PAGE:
[sword-devel] KJV2006 progress report

Chris Little chrislit at crosswire.org
Wed Mar 8 17:50:20 MST 2006


The assumption you make, for the KJV and for the NASB, is that the 
translators and typesetters simply had no clue what they wanted or 
completely failed to express it. It's the assumption that they were 
completely incompetent. But they weren't.

Typesetters have a variety of methods of expressing new paragraphs in 
different environments including one or more of: pilcrows, indentation, 
blank lines (or just slightly increased leading), dropped caps (of the 
text or of, e.g., verse/chapter numbers), etc.

In both the KJV and its genetic descendant, the NASB, every single 
chapter, without exception, begins a new paragraph. Even Rev 13.1. And 
yes, the first paragraph of Rev 13.1 is half a verse long. This isn't 
even a remotely novel way of handling paragraphing around the Rev 12-13 
boundary. VERY few printed works actually represent the final paragraph 
of Rev 12 as extending into Rev 13, and they do so by putting the Rev 13 
verse numeral before the start of Rev 13.1b, not at the beginning of Rev 
13. So, even there, it's generally safe to assume every chapter mark 
indicates the start of a new chapter. (Note: This is not a blanket 
statement that every Bible starts a new chapter with a new paragraph; I 
only assert that that holds for the KJV and NASB.)


Troy A. Griffitts wrote:
> Yes, <p/> is meant to be a paragraph marker, as is <milestone 
> type="x-p">.  I don't think <pb/> matches appropriately.
> Chris and I disagree on this one a bit.  I disagree that every chapter 
> in the KJV should be considered a new paragraph.  There are serious 
> interpretation errors implied with chapter/verse markers, as I think we 
> all agree.  Placing a <p> at the start of each chapter implies the 
> translators of the text truly agree that the paragraph does begin at the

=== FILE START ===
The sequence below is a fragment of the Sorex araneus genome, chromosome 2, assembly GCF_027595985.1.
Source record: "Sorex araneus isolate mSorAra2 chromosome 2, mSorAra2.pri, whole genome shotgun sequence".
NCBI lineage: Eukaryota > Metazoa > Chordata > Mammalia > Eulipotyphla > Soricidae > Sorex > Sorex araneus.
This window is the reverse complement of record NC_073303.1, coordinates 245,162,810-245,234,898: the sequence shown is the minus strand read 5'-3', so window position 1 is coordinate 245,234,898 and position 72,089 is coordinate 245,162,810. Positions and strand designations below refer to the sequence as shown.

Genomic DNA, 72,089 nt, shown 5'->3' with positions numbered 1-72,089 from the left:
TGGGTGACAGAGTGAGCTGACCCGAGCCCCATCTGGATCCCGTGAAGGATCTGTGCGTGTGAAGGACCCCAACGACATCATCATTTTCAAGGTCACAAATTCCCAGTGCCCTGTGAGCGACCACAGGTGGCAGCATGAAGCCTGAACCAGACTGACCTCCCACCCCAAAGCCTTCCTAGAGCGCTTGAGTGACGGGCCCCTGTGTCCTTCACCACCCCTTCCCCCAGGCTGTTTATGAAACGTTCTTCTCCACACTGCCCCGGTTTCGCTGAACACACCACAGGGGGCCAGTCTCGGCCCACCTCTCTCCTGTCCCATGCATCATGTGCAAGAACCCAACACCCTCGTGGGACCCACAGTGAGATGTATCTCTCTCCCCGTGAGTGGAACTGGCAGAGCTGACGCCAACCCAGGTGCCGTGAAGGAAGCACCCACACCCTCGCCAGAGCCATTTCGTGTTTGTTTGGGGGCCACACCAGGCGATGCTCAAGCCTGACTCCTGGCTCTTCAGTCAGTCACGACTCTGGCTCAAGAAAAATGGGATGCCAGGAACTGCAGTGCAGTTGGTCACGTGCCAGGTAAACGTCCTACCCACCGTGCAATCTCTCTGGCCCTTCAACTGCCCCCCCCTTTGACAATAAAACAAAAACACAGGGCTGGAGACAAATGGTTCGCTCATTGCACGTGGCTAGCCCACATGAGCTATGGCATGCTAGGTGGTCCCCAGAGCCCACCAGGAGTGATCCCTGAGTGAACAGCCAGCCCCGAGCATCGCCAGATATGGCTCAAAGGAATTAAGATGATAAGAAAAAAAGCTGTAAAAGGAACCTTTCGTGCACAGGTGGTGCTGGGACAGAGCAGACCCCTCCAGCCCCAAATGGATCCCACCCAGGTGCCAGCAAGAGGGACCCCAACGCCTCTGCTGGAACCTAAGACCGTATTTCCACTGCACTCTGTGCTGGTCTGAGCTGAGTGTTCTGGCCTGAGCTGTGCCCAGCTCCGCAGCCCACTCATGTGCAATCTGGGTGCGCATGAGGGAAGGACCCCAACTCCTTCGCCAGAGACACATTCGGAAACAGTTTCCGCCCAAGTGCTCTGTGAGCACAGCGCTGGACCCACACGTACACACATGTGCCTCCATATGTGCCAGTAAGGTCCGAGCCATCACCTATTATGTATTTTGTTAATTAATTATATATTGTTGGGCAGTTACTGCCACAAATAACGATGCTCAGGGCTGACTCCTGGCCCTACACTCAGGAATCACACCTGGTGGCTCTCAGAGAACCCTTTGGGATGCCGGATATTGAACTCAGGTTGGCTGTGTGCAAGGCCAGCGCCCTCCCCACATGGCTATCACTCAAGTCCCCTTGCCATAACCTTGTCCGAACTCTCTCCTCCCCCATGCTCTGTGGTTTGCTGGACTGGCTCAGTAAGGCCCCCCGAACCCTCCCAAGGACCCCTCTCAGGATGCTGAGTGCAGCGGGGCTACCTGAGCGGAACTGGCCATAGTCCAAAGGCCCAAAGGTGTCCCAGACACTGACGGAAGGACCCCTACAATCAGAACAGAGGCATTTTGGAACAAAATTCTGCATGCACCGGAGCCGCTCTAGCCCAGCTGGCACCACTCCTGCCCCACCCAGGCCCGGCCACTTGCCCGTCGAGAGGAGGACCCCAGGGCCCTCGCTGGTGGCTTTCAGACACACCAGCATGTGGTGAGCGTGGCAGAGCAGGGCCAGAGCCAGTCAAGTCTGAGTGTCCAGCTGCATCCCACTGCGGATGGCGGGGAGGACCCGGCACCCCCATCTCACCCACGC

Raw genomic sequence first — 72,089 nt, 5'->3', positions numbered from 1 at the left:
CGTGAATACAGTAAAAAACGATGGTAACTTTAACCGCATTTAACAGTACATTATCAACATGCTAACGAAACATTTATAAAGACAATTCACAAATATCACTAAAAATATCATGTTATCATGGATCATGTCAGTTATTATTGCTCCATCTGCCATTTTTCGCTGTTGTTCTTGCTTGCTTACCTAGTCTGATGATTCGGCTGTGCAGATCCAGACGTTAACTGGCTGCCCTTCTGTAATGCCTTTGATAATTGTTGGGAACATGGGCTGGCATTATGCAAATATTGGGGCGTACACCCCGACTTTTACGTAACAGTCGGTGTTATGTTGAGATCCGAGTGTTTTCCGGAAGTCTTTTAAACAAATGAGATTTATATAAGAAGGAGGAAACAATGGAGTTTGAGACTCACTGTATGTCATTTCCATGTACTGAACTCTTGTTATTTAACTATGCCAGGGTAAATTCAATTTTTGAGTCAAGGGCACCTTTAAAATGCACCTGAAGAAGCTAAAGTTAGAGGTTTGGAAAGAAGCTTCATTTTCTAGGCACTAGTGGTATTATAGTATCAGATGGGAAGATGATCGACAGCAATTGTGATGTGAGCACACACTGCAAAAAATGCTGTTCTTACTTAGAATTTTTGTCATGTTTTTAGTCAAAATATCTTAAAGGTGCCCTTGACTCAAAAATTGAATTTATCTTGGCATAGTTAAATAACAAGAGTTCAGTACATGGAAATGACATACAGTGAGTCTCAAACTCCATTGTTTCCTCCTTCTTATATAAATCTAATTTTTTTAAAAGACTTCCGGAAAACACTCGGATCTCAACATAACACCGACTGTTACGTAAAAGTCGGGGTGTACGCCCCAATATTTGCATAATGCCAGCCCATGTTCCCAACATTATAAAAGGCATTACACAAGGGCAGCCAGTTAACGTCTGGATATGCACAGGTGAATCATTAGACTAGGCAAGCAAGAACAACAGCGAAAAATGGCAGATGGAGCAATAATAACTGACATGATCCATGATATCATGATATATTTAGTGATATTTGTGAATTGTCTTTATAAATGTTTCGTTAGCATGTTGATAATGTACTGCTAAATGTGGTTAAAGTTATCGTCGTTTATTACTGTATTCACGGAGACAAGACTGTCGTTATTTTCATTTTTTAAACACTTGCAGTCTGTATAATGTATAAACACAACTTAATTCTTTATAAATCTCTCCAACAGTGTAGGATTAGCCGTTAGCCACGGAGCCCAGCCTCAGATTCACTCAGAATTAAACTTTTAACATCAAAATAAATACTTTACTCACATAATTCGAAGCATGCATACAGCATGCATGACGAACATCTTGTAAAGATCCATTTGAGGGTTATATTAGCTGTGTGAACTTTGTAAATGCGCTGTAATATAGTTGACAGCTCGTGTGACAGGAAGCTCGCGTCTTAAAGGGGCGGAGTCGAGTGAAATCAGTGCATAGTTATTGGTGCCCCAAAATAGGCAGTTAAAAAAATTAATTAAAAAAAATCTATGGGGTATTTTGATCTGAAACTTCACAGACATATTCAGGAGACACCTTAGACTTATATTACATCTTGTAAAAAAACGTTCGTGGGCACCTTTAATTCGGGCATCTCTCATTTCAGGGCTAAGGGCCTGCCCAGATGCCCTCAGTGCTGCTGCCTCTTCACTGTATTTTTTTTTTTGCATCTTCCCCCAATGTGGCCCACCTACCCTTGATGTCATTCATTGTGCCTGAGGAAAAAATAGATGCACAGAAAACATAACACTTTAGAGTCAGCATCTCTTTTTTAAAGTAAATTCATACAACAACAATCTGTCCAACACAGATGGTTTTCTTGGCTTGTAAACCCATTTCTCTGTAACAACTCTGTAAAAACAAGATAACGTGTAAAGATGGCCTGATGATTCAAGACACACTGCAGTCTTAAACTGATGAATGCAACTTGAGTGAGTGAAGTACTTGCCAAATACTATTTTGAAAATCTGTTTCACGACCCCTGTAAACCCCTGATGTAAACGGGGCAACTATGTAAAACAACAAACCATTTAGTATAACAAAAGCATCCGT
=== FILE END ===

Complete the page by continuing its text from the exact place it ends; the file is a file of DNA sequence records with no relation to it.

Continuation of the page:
> chapter start.  He may be correct about the KJV printed Bible.  Maybe 
> they do imply with whitespace that they think a paragraph marker begins 
> at each chapter.  Maybe not.  Maybe their use of the pilcrow, ¶, 
> paragraph symbol ma-thingy is their 'markup' for showing where they 
> believe a new paragraph begins.  I just don't know, but I would be 
> hesitant to imply SOMEONE thinks each chapter starts a new paragraph.  I 
> believe this discussion first came up when looking at markup received 
> from Lockman for the NASB.  In my conversion, there was NO WAY to 
> logically deduce where paragraph marker began.  Sometime they were 
> implied by start of chapter.  Sometimes they were very much NOT implied 
> by start of chapter (e.g. Rev 13:1, which has a paragraph break midway 
> through verse 1).  I wanted to stay true to the text, so I use paragraph 
> milestones.  I would rather stay true to the author's intent for the 
> Biblical Text than have well-formed compliant markup.  I could try to 
> make educated decision, but it is not my place to usurp authority to 
> make decision regarding their text-- especially when it might carry the 
> weight of the Lockman translation committee if given to someone else. 
> These are the equivalent of modern day scribal errors done with the same 
> honest motives as ancient scribes.

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